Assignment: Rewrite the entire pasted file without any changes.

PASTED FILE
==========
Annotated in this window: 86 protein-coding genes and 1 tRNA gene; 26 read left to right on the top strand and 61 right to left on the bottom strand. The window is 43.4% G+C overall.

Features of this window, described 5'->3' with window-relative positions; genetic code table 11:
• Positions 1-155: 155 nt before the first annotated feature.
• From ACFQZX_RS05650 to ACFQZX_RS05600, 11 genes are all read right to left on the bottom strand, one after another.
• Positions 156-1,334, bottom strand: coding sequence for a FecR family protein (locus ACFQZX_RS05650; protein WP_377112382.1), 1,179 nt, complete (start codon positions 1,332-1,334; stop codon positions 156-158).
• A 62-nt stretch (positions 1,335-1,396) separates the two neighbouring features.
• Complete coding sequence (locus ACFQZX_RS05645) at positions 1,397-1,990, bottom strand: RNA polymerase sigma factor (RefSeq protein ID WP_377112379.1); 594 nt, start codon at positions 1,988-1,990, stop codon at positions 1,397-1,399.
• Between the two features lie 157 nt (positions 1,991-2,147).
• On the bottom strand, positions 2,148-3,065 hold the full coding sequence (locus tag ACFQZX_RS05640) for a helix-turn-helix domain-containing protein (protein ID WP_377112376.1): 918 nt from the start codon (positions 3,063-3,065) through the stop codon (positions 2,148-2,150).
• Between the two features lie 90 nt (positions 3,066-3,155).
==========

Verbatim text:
Annotated in this window: 86 protein-coding genes and 1 tRNA gene; 26 read left to right on the top strand and 61 right to left on the bottom strand. The window is 43.4% G+C overall.

Features of this window, described 5'->3' with window-relative positions; genetic code table 11:
• Positions 1-155: 155 nt before the first annotated feature.
• From ACFQZX_RS05650 to ACFQZX_RS05600, 11 genes are all read right to left on the bottom strand, one after another.
• Positions 156-1,334, bottom strand: coding sequence for a FecR family protein (locus ACFQZX_RS05650; protein WP_377112382.1), 1,179 nt, complete (start codon positions 1,332-1,334; stop codon positions 156-158).
• A 62-nt stretch (positions 1,335-1,396) separates the two neighbouring features.
• Complete coding sequence (locus ACFQZX_RS05645) at positions 1,397-1,990, bottom strand: RNA polymerase sigma factor (RefSeq protein ID WP_377112379.1); 594 nt, start codon at positions 1,988-1,990, stop codon at positions 1,397-1,399.
• Between the two features lie 157 nt (positions 1,991-2,147).
• On the bottom strand, positions 2,148-3,065 hold the full coding sequence (locus tag ACFQZX_RS05640) for a helix-turn-helix domain-containing protein (protein ID WP_377112376.1): 918 nt from the start codon (positions 3,063-3,065) through the stop codon (positions 2,148-2,150).
• Between the two features lie 90 nt (positions 3,066-3,155).